There are dozens (hundreds?) of non-profit groups that provide navigators, or some form of assistance, even with medical bills, to patients, especially when they have been newly diagnosed. Many of those advocates are volunteers, and we have to appreciate that they are lending their time and their own experiences to others. That said, they aren’t professionals, and they aren’t likely to have all the answers a patient needs.
Sometimes the employees of those charitable organizations are considered advocates, too – and they are – but they aren’t the ones who are holding individual patients’ hands. Further, these groups are often supported by grant money or donations. Much of their effort must then be focused on grant writing and fundraising.
Large corporations: Providing a benefit
One other possibility is a new concept, but it’s beginning to grow. Some larger corporations have recognized that providing a patient advocate to some, if not all employees might actually save them money in the form of less lost work time, or less employee turnover, especially for their higher level executives. Some will contract with patient advocates to provide such services to their employees. In this case, the corporation actually pays the advocate for supplying services to the employee. It’s win-win-win.
When the patient or caregiver writes the check
When the patient, or his or her caregiver (often, a spouse or adult child) is the responsible paying party, hiring a private advocate to focus entirely on the patient, then that is the purest form of professional patient advocacy. The advocate is beholden only to that patient, and that patient’s welfare.
If you are considering patient advocacy as a career, then you need to be aware of the differences in advocacy, and then analyze your ability to be the kind of patient advocate you want to be. If you don’t, then you may not end up in the career you thought you were developing.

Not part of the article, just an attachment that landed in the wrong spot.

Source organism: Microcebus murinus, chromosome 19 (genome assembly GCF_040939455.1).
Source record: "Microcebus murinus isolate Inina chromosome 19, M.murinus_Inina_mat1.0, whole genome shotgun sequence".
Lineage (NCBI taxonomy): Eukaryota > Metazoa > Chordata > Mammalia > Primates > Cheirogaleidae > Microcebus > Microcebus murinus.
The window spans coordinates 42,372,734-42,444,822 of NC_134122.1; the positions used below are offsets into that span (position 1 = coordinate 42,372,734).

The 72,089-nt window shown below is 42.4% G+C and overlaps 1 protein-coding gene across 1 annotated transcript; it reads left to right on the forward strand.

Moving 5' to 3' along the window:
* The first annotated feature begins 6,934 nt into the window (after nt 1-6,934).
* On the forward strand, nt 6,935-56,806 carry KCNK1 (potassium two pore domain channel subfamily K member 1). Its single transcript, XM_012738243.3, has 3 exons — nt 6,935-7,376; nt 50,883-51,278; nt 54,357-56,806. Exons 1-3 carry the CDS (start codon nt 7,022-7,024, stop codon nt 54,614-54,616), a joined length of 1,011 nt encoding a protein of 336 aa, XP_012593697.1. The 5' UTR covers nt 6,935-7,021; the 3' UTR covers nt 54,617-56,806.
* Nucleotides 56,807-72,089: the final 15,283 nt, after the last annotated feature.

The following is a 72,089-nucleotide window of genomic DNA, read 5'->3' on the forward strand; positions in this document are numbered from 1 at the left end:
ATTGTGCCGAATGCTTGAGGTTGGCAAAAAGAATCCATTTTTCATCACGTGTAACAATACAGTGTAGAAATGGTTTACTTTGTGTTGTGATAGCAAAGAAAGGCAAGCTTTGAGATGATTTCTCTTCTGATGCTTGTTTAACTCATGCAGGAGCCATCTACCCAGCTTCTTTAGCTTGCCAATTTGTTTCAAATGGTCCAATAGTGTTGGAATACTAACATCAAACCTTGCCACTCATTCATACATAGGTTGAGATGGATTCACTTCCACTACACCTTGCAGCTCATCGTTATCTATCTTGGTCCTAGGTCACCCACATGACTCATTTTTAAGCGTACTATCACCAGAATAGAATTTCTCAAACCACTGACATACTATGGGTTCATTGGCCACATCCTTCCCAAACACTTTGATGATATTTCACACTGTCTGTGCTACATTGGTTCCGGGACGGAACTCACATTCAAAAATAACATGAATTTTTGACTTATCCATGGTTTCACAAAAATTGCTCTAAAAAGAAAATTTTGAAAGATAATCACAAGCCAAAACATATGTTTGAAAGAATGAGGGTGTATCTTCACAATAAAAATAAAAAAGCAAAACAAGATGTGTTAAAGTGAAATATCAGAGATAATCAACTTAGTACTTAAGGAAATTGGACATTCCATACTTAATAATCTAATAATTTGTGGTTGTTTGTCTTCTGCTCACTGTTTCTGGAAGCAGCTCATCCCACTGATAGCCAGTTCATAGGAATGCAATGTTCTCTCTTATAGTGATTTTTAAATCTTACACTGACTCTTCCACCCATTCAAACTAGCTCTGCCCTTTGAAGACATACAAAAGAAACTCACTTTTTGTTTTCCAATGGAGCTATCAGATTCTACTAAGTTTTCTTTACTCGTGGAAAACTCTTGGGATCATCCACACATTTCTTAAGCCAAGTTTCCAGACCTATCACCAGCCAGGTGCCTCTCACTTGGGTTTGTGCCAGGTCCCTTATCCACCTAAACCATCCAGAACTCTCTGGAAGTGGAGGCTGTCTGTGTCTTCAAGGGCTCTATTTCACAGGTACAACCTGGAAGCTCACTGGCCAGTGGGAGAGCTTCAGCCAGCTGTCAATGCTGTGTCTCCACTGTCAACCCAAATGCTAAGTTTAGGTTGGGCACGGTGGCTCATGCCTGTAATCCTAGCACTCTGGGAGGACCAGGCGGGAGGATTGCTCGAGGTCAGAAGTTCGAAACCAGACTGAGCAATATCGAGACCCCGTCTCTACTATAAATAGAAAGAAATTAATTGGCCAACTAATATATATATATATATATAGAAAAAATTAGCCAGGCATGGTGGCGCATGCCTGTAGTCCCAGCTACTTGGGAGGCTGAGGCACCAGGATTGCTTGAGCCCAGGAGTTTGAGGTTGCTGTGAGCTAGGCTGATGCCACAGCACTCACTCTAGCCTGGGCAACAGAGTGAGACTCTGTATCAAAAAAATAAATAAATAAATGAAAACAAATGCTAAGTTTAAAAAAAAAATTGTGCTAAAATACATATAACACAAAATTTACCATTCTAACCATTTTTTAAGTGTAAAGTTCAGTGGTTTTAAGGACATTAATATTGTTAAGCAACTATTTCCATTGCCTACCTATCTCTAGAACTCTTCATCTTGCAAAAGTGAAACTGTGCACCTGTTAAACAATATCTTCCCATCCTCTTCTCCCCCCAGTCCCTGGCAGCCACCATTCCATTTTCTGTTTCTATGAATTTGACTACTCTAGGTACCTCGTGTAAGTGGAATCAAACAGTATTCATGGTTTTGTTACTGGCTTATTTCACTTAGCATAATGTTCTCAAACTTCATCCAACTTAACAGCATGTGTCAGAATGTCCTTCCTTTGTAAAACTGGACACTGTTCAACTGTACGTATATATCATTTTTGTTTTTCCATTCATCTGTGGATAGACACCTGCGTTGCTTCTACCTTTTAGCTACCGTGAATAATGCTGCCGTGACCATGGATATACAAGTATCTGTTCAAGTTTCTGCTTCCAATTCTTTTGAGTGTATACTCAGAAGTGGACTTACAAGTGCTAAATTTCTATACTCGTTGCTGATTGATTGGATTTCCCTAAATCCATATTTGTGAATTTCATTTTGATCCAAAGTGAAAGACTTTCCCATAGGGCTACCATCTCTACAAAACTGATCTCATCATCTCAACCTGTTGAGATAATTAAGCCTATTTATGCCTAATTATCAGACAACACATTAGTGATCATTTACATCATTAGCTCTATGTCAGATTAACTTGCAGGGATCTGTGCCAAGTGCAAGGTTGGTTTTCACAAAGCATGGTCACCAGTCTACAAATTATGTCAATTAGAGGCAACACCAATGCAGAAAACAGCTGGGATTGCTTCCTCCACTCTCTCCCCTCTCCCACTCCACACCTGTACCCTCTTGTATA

If what you want to do is be a patient’s shepherd, to help them learn about and choose the right options for them, to handle and cope with details they feel too sick and tired to handle themselves, to provide them and their loved ones with peace-of-mind, to help them communicate more clearly with their providers – and so on – then you’ll need to carefully analyze any opportunities you seek, or that come your way.
If you are a patient or caregiver, you’ll want to take these possibilities into account as you determine who can best help with that shepherding and which one of these private professional patient advocates can provide you with your best opportunity for a good outcome – the healthcare you deserve.
Can a true advocate be paid by someone else?
It’s possible – but rare. Be sure to ask yourself that question should you find a specific opportunity that seems to be a good fit for you. Ask yourself:
If you are the patient, which type of advocate do you want helping you?
If you are the advocate, which type of help do you want to provide?
Because yes, like so much of American healthcare, in order to get to the root of the situation, you must follow-the-money.
Trisha Torrey blogs at AdvoConnection and is the author of You Bet Your Life! The 10 Mistakes Every Patient Makes (How to Fix Them to Get the Healthcare You Deserve).
Submit a guest post and be heard on social media’s leading physician voice.